This Glass Embrace

Brother, We Are Devils!

Written by: PP on 09/12/2011 05:11:47

This Glass Embrace are a band with two passions: indie rock and post-hardcore. But instead of trying to combine the two into a single expression, they choose to explore both styles fully one at a time through a 50/50 split on their latest offering "Brother, We Are Devils!". That is to say, the first five tracks on the album are quintessentially indie rock and lean on ideas from singer-songwriters as well as calm acoustically driven melodies, and the final five tracks venture deep into the realm of early 2000s post-hardcore (think Hawthorne Heights here).

Neither style is pure from another, despite the purposeful attempt of clearly separating the two. The indie melodies, although soothing, soft, and tranquil, have a faint vibe of post-hardcore to especially the vocal melodies, so on occasion they'll sound like the acoustic tracks you sometimes hear on the real post-hardcore releases. They certainly stick out from the norm in calm indie rock. And at the same time, the post-hardcore melodies of the latter half own a strong indie rock flavor to them, as if the singer-songwriter elements are carried over to the distorted guitars and the rare screams, which is unusual for the genre to say the least.

It's an interesting idea, but also one that can quickly turn into a lackluster one if not executed properly. The good news is that This Glass Embrace's two vocalists are, if not excellent, then at least very good. There is a Mixtapes-esque dynamic between a male and a female vocalist (Matthew LeFever, and his fiancé Jackie), which works as you'd expect in the indie side of the release, but really adds lots of contrast on the post-hardcore side. Matthew has just the right level of awkward teenager in his voice during these parts, which are countered by the confident vocals of Jackie nicely. Moreover, the lyrical output is superb all around. Although the sound leans towards the classic 00s emo in places, the topics deal with issues of religion rather than the cut my wrists and black my eyes imagery you might otherwise expect.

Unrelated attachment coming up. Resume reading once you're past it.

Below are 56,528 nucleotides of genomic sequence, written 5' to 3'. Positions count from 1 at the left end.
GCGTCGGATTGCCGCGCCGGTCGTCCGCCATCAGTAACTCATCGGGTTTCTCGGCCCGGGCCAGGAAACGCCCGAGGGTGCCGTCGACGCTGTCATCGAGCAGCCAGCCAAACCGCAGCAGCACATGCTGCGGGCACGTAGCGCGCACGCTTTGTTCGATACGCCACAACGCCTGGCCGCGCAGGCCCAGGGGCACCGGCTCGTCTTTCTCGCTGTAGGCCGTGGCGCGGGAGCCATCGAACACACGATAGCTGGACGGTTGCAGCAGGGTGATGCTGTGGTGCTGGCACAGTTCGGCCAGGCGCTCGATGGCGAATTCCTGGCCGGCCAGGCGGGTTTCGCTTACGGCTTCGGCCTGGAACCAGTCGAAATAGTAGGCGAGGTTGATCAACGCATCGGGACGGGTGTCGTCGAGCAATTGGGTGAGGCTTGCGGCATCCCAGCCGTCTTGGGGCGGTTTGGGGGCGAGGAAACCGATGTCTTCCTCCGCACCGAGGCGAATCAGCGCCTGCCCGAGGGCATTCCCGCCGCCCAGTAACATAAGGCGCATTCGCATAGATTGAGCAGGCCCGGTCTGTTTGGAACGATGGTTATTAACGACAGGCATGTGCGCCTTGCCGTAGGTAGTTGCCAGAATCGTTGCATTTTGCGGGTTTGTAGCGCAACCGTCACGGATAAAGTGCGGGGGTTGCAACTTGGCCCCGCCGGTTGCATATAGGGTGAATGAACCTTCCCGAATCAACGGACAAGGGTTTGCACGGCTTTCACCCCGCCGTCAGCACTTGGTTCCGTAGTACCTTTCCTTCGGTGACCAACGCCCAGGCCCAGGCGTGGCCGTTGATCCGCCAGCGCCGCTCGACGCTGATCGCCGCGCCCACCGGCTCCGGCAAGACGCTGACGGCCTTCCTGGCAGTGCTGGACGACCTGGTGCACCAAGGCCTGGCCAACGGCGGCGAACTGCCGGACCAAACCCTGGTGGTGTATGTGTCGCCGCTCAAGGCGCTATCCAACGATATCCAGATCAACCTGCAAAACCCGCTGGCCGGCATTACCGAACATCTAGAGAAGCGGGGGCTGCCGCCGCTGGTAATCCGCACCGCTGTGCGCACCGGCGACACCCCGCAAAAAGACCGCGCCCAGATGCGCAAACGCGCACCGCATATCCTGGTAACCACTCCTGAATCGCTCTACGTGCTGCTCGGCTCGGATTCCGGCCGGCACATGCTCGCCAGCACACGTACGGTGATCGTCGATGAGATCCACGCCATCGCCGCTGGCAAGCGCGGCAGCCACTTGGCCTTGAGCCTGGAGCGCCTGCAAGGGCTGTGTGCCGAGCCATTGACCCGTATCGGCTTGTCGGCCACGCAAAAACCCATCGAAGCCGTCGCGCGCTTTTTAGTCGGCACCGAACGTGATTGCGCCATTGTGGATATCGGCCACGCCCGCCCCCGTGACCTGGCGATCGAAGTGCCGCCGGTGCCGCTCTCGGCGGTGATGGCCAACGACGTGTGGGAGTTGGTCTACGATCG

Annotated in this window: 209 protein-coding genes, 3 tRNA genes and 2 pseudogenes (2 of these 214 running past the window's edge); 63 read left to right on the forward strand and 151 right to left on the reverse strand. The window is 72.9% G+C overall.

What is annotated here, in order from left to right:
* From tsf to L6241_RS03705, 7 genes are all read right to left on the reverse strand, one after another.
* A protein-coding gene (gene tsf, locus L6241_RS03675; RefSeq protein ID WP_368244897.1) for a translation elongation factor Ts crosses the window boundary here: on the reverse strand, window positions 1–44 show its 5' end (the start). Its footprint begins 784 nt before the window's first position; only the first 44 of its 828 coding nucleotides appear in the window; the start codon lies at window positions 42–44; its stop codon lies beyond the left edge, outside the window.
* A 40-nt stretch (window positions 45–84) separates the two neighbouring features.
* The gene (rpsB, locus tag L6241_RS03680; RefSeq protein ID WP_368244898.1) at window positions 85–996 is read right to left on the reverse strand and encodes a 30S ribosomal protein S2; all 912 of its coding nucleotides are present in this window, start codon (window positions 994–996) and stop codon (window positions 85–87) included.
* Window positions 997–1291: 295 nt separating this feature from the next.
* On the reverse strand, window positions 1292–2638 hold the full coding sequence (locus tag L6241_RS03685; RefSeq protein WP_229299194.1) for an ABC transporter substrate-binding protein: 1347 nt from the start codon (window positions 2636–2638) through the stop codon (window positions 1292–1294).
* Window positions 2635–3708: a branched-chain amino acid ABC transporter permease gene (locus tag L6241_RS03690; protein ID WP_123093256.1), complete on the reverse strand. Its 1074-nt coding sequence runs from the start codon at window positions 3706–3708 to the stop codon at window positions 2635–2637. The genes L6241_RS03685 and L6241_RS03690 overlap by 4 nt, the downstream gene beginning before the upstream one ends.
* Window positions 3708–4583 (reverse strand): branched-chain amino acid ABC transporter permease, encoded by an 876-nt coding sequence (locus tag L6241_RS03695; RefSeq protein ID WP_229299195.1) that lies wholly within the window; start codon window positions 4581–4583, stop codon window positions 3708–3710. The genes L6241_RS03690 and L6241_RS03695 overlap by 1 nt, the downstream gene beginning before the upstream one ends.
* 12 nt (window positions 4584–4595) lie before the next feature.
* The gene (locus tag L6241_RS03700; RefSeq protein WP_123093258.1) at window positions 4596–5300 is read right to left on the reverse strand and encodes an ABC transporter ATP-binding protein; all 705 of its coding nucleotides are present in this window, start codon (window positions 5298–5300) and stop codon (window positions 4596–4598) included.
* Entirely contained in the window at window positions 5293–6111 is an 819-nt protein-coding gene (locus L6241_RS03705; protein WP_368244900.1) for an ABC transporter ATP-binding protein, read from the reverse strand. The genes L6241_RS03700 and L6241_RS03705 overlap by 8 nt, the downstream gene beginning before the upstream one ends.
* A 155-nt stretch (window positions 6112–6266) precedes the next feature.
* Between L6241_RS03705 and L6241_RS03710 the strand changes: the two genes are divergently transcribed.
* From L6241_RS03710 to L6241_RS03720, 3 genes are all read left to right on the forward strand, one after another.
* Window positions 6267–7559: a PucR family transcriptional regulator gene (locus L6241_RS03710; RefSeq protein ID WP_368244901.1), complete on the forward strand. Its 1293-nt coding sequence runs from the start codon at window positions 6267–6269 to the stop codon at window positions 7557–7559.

It's hard to pinpoint which style This Glass Embrace triumphs in, because both have their strengths and weaknesses. Personally, I lean towards the softer indie songs because here, Matthew's lower and softer vocal range suits the music better, and because there are moments during the post-hardcore side where the production and the perceived lack of tightness show their ugly side especially when things become loud. Still, it's impressive that the band are able to so well convey both styles without getting mixed up in one or the other.


Download: It All Cuts Both Ways Now, The Apple Of Discord
For the fans of: Hawthorne Heights meets The Spill Canvas
Listen: Bandcamp

Release date 08.08.2011

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